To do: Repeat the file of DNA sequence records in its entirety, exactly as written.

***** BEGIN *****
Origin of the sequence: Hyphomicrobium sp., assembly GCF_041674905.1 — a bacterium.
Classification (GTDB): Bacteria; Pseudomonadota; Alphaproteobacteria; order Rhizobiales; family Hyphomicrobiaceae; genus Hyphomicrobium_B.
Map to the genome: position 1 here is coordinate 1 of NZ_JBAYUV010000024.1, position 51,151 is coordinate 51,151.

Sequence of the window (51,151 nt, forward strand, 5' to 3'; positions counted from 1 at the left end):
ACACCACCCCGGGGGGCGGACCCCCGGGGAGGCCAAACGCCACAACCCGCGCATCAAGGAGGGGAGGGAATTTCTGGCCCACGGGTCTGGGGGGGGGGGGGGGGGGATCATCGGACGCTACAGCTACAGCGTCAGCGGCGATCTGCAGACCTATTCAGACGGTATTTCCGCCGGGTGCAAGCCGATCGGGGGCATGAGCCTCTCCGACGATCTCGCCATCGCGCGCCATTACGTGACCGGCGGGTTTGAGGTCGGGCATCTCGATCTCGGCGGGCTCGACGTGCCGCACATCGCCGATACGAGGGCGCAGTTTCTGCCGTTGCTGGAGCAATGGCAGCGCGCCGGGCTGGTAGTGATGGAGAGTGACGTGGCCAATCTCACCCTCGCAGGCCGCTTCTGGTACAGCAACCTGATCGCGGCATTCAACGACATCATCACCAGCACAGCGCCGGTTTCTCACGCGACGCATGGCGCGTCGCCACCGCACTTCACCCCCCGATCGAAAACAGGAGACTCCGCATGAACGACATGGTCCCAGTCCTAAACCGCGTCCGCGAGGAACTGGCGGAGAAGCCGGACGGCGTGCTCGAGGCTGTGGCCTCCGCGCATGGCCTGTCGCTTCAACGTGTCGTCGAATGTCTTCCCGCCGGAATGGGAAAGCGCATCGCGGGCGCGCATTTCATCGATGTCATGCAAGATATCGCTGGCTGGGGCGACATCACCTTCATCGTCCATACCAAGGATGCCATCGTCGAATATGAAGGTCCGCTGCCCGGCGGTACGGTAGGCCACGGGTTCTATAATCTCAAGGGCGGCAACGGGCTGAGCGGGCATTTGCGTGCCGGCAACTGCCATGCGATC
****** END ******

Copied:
Origin of the sequence: Hyphomicrobium sp., assembly GCF_041674905.1 — a bacterium.
Classification (GTDB): Bacteria; Pseudomonadota; Alphaproteobacteria; order Rhizobiales; family Hyphomicrobiaceae; genus Hyphomicrobium_B.
Map to the genome: position 1 here is coordinate 1 of NZ_JBAYUV010000024.1, position 51,151 is coordinate 51,151.

Sequence of the window (51,151 nt, forward strand, 5' to 3'; positions counted from 1 at the left end):
ACACCACCCCGGGGGGCGGACCCCCGGGGAGGCCAAACGCCACAACCCGCGCATCAAGGAGGGGAGGGAATTTCTGGCCCACGGGTCTGGGGGGGGGGGGGGGGGGATCATCGGACGCTACAGCTACAGCGTCAGCGGCGATCTGCAGACCTATTCAGACGGTATTTCCGCCGGGTGCAAGCCGATCGGGGGCATGAGCCTCTCCGACGATCTCGCCATCGCGCGCCATTACGTGACCGGCGGGTTTGAGGTCGGGCATCTCGATCTCGGCGGGCTCGACGTGCCGCACATCGCCGATACGAGGGCGCAGTTTCTGCCGTTGCTGGAGCAATGGCAGCGCGCCGGGCTGGTAGTGATGGAGAGTGACGTGGCCAATCTCACCCTCGCAGGCCGCTTCTGGTACAGCAACCTGATCGCGGCATTCAACGACATCATCACCAGCACAGCGCCGGTTTCTCACGCGACGCATGGCGCGTCGCCACCGCACTTCACCCCCCGATCGAAAACAGGAGACTCCGCATGAACGACATGGTCCCAGTCCTAAACCGCGTCCGCGAGGAACTGGCGGAGAAGCCGGACGGCGTGCTCGAGGCTGTGGCCTCCGCGCATGGCCTGTCGCTTCAACGTGTCGTCGAATGTCTTCCCGCCGGAATGGGAAAGCGCATCGCGGGCGCGCATTTCATCGATGTCATGCAAGATATCGCTGGCTGGGGCGACATCACCTTCATCGTCCATACCAAGGATGCCATCGTCGAATATGAAGGTCCGCTGCCCGGCGGTACGGTAGGCCACGGGTTCTATAATCTCAAGGGCGGCAACGGGCTGAGCGGGCATTTGCGTGCCGGCAACTGCCATGCGATC